Thursday, 7 April 2016

AOP White Paper: Dare to Invest

AOP White Paper: Dare to InvestABSTRACT
There is no time for gloom, even as African oil exporters are suffering across the board from low prices   Asset maturity and political challenges raise onshore operational costs while the offshore sector is deprived of capital expenditure   But with increasingly proven plays and proximity to a market with long-term demand drivers, Africa’s demographic fundamentals should sustain investor interest   A less optimistic public perception of the continent’s oil industry as a long-term source of economic uplift may come at some risk to socio-political stability   As a consequence, international oil companies are encouraged to safeguard local content initiatives, despite the need for OPEX cuts.  

The outlook, for governments and corporations in the private sector, will continue to be shaped by downturn strategies that can provide flexibility and negotiate market uncertainty The downturn in the global oil industry over the last eighteen months has been one of the worst in recent history: More than 200,000 workers have lost their jobs and industry giants have suffered multi-billion dollar losses.

While the fall-out of low oil prices across the breadth of Africa’s oil economies is hardly uniform, impairments to government revenues have threatened economic stability in exporting countries.   In the North, Algeria’s 2016 budget is expected to include spending cuts and consumption tax increases to help stem a widening trade deficit of more than $20 billion. To the West, Equatorial Guinea, at $40 per barrel, will suffer oil revenue losses of 35 percent relative to a theoretical prevailing price of $100.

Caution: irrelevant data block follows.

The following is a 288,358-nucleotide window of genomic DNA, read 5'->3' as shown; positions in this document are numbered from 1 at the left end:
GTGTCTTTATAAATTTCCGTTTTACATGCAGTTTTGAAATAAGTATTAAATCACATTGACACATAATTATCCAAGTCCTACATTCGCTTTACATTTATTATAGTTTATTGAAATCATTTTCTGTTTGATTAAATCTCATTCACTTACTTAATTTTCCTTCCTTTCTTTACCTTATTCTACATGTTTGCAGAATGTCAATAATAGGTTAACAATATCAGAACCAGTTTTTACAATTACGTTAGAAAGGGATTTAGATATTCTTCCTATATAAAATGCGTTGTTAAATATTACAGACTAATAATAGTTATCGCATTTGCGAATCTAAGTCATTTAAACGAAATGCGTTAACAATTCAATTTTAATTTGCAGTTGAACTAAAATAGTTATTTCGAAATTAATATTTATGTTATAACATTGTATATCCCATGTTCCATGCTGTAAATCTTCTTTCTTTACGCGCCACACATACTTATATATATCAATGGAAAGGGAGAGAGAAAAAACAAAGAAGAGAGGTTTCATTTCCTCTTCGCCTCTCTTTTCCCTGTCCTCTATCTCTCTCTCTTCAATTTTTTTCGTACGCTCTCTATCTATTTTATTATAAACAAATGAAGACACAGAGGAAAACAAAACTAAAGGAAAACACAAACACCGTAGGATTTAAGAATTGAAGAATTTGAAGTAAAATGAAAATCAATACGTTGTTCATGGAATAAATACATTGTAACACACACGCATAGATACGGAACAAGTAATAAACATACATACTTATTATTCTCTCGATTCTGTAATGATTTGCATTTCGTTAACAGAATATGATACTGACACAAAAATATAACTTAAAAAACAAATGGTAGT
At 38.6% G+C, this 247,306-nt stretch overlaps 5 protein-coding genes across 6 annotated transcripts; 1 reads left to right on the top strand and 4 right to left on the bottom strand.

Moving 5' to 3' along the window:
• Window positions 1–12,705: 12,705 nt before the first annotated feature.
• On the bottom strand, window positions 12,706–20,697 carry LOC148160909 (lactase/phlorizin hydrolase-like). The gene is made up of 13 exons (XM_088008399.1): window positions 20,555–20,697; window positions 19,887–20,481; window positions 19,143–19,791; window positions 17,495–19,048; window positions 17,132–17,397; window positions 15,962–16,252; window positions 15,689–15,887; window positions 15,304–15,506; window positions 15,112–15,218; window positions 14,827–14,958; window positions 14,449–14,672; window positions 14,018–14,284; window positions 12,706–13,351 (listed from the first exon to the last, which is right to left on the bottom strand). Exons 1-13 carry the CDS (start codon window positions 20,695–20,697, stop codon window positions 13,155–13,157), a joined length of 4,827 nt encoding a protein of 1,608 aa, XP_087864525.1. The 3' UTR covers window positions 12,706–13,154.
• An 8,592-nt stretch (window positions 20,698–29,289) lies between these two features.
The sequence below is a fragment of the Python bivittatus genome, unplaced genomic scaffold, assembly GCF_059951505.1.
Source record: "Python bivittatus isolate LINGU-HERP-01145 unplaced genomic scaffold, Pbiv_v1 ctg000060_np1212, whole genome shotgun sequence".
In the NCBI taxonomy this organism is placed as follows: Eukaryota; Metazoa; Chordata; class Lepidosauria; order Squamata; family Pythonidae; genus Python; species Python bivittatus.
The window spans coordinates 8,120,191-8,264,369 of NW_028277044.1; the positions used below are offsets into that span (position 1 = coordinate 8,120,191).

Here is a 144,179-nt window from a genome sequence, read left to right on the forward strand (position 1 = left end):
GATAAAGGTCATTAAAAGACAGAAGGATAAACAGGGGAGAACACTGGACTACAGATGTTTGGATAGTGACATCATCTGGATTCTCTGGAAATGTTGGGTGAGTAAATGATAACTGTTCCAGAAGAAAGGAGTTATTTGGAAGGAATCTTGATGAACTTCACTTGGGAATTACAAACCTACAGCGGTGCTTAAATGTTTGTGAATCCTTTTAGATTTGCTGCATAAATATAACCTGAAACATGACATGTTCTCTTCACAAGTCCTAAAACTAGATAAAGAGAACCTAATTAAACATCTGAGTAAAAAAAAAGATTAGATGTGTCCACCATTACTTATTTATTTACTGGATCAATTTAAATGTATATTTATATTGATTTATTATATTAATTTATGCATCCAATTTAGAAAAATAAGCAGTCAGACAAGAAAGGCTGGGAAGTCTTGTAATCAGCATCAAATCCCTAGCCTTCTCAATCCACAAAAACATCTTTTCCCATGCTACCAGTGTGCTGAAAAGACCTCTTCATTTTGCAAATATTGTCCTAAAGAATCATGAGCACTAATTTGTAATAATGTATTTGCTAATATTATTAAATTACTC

And as Nigeria’s public finances threaten to carry a forecasted deficit of $11 billion, as well as face up to a 50 percent increase in unemployment, the public perception of the continent’s oil industry as a long-term source of economic uplift is beginning to wane. This white paper finds that, on aggregate, low oil prices have negatively impacted oil-dependent African exporters across the broad base of their stability indicators, the most concerning of which is unemployment.

However, with a twofold rise in the demand for oil products (to 4 million barrels per day) predicted for 2020, and a fourfold increase in electricity demand by 2040, some operators have identified sub-Saharan Africa’s economic capacity to stimulate a revival in the regional oil and gas industry. The long-term opportunities for firms working across the industry and the prospects for investment in a nascent deep-offshore industry also necessitate downturn strategies that can provide flexibility and negotiate the uncertainty that will characterise the industry in the medium term. read more....


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